Originally Posted by iammatt
Is this another one of your trick questions? The answer is no, it doesn't really rise before it hits the open market. What happens, sometimes, lets not sink into the silliness that says IPOs always open above pricing, is that the original investors get it at the IPO price, and that their sell and the buyers' buy price may be, at the open, above the IPO price, but the price rises at the open, not before it, because before the open there is no market for the security. Also, the answer to your other question is that it depends who you are, and who your broker is. You can get shares at IPO price if they are available to you.
No, it was not a trick question, just genuinely something I didn't understand and I was having trouble with my google-fu in trying to find the answer. And thank you for the answer, because what you said is exactly what I was looking for: to use the example of LNKD, the IPO price was $45, and it opened at $83 (or whatever). I was wondering if some of the investors/institutions participating in the closed part of the IPO were paying $50, $60, etc, all the way up to the opening price of $83. If I've understood you correctly, that's not the case. Everyone who purchases before it hits the open market purchases at the IPO price. That's exactly what I was looking for--thank you for the clear answer. I appreciate it.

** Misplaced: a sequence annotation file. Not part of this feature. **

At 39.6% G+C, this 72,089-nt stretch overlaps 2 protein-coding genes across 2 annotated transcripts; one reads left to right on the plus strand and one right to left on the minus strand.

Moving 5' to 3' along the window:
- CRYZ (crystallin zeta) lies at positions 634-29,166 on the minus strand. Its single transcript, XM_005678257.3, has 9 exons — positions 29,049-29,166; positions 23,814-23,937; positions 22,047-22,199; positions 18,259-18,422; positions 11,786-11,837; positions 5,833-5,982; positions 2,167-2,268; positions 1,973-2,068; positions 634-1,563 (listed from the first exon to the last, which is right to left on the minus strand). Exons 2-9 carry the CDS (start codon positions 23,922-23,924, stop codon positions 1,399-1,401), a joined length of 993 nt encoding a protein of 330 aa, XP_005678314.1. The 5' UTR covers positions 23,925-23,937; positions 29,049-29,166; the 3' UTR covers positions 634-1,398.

And yeah, I understand it's generally fairly difficult to get shares at the IPO price. Out of curiosity, do you know if that's equally true for all IPOs, or is it easier to get shares of small-cap, less-well-known IPOs? Is it not meaningfully different for an individual investor? edit: I ask because I'd be interested in investing in some IPOs if I could -- and not big buzzworthy ones like Zynga -- but I don't know if it's any more realistic to think that as an individual investor (without a great deal of capital) would have an easier time with random small-cap IPOs.